Not overruled or negatively treated on appealinfoCoverage
Court of Appeals of Ohio, Fifth District, Licking CountyAug 24, 2007
No. 2006-CA-80. (Ohio Ct. App. 2007)
No. 2006-CA-80.2007 Ohio 4384

No. 2006-CA-80.

DATE OF JUDGMENT ENTRY: August 24, 2007.

Criminal appeal from the Licking County Municipal Court, Case No. 05CRB02234.


Jonathan c. Diernbach, Assistant Law Director, for Plaintiff-Appellee.

Andrew t. Sanderson, for Defendant-Appellant.

Before: Hon: W. Scott Gwin, P.J. Hon: John W. Wise, J. Hon: Patricia A. Delaney, J.



{¶ 1} Defendant-appellant, Ricky McDonald, appeals from the judgment of conviction and sentence entered in the Licking County Court of Common Pleas upon the court's verdict finding appellant guilty of vehicular manslaughter, a misdemeanor of the second degree, in violation of R.C. 2903.06(A) (4), and for failure to yield the right-of-way to another vehicle, a minor misdemeanor in violation of R.C. 4511.42. The plaintiff-appellee is the State of Ohio.


{¶ 2} The instant cause arises out of a fatal automobile accident in Licking County involving the appellant and Bruce Blamer. The decedent, Estelle Booth, was riding as a passenger in Mr. Blamer's car at the time of the collision.

{¶ 3} Appellant waived his right to a jury trial. The following evidence was adduced in the trial to the court which commenced on June 14, 2006.

{¶ 4} At approximately 3:30 p.m. on July 11, 2005 Bruce Blamer was driving a 2000 Chevrolet Impala north on State Route 13 around Interstate 70 in Licking County, Ohio. Estelle Booth was a passenger in Mr. Blamer's car. Mr. Blamer noticed a red Chevrolet pickup truck driven by appellant heading southbound on State Route 13 make a left turn across Mr. Blamer's lane of travel. Mr. Blamer further testified that he was proceeding at "35 to 40 miles an hour." The vehicle's collided and Mr. Blamer's vehicle ended up in a ditch.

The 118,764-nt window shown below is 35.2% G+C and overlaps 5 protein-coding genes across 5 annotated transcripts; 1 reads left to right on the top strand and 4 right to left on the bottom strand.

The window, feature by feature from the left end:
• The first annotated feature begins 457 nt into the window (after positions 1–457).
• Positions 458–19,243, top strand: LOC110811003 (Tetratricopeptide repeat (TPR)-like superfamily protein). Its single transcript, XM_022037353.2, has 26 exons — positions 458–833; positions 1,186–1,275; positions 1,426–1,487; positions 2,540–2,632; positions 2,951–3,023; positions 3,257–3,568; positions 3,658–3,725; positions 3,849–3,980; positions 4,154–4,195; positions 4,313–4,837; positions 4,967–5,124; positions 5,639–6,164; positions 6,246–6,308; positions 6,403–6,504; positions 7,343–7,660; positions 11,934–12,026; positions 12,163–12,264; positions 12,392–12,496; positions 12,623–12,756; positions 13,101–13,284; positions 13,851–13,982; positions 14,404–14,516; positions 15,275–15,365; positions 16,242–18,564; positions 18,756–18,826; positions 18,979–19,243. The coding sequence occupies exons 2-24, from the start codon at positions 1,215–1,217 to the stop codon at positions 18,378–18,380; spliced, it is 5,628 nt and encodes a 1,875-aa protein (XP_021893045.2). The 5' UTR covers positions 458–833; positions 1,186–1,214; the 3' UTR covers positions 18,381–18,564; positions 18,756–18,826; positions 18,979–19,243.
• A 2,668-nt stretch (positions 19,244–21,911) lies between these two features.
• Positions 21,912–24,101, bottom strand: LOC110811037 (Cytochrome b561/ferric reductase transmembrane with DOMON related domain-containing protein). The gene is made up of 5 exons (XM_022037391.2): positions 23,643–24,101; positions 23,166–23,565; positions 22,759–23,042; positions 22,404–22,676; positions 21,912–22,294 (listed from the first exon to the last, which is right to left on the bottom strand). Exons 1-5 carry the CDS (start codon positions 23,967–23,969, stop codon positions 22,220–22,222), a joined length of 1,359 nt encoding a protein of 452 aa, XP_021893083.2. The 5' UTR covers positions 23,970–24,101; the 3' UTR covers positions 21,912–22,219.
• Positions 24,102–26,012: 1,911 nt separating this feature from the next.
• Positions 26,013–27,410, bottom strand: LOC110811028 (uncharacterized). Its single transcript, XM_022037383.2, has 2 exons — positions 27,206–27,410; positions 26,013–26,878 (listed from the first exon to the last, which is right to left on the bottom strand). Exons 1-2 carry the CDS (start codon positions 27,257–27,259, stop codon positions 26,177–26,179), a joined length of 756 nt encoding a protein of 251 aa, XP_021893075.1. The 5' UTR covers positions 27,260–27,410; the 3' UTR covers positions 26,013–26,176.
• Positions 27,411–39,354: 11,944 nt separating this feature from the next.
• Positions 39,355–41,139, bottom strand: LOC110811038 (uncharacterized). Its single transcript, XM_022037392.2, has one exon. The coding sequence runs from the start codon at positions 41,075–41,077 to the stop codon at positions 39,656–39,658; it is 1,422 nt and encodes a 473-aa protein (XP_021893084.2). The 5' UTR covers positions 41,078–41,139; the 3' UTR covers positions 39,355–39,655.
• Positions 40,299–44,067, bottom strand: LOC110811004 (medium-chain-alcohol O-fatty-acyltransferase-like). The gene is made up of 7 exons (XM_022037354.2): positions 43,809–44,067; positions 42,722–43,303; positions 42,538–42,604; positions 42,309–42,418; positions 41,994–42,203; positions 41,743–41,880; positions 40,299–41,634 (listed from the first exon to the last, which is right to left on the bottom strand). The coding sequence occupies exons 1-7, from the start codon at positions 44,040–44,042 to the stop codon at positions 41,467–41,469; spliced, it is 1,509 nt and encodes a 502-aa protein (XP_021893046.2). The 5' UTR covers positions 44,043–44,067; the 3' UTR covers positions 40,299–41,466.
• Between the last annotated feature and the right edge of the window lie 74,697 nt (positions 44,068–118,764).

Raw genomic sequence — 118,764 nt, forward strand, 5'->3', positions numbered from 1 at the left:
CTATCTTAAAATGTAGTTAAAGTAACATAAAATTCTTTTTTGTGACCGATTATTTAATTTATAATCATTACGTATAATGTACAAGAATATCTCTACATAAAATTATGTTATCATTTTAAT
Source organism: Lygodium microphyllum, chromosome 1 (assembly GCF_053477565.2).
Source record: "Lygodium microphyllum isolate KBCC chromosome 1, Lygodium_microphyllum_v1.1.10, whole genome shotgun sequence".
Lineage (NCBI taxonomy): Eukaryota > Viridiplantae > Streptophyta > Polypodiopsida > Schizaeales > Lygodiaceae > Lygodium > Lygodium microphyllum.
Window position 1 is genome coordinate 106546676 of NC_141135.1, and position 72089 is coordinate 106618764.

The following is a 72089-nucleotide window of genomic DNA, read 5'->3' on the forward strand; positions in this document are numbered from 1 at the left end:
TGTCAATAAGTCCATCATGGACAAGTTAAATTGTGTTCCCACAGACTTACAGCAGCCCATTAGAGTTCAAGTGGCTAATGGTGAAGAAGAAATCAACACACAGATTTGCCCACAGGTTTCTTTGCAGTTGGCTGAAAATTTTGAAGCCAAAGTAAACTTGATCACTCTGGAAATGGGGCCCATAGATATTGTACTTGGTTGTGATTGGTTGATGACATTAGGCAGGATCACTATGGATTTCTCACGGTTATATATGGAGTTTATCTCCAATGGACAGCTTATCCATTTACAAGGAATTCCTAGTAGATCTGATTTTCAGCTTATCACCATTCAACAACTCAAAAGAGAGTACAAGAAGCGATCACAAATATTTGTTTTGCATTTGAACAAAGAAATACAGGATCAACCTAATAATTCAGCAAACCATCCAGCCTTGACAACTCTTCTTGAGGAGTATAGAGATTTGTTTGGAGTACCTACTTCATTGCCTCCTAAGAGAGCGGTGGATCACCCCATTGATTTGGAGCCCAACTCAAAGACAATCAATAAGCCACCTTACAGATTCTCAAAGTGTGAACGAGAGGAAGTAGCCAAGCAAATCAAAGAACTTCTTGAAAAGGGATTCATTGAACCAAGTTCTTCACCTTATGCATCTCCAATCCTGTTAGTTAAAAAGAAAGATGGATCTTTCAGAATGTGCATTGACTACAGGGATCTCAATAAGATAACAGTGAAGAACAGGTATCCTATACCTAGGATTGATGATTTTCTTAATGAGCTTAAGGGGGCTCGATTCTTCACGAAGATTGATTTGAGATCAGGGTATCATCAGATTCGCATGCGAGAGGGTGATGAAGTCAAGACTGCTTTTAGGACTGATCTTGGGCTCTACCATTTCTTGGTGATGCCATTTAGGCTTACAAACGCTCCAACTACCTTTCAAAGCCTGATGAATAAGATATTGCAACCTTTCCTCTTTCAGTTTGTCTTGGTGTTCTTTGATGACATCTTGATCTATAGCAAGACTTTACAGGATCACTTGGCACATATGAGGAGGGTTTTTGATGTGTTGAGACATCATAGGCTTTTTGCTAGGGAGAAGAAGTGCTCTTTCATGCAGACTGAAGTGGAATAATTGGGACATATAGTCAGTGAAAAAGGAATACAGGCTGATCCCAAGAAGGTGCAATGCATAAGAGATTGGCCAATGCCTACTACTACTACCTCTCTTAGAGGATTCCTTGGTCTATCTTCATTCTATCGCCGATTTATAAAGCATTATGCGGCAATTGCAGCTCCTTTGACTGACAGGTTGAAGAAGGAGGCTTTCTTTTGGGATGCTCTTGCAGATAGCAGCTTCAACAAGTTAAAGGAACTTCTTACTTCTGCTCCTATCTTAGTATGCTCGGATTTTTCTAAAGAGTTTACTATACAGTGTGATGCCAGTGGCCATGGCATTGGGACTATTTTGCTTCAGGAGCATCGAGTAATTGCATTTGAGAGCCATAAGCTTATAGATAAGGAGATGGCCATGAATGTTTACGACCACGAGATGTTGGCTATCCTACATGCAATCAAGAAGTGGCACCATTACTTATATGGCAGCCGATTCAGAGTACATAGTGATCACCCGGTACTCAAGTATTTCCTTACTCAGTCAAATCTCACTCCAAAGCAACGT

{¶ 5} Trooper J.D. Thaxton responded to the scene of the accident and identified appellant as the driver of the other vehicle. According to the trooper, appellant stated that he was making a left hand turn when the accident occurred. Appellant further told Trooper Thaxton that he did not see Mr. Blamer's vehicle. Due to a lack of skid marks from Mr. Blamer's vehicle, the officer was unable to make an estimate of the comparative speeds of the vehicles at the time of impact. However, the Trooper opined that based upon where the vehicles came to rest in relation to where the point of impact had occurred, he believed that Mr. Blamer's vehicle wasn't traveling at an excessive speed. The posted speed limit for the stretch of roadway where the accident occurred is 45 miles per hour.

{¶ 6} Mr. Gregory Allison testified on behalf of appellant. Mr. Allison testified that he was driving behind Mr. Blamer at the time of the accident. According to Mr. Allison, both he and Mr. Blamer were traveling at between 55 and 60 miles per hour. However, Mr. Allison further testified that he told Trooper Thaxton on the day of the accident that Mr. Blamer was traveling five miles over the posted speed limit. Mr. Allison further testified that he observed appellant "come off the road, off the freeway, and then it was like all of a sudden he was turning in front of him [Blamer]. I mean, it was split second". [T. at 41].

{¶ 7} At the conclusion of the evidence the trial court found appellant guilty of vehicular manslaughter and failure to yield the right of way.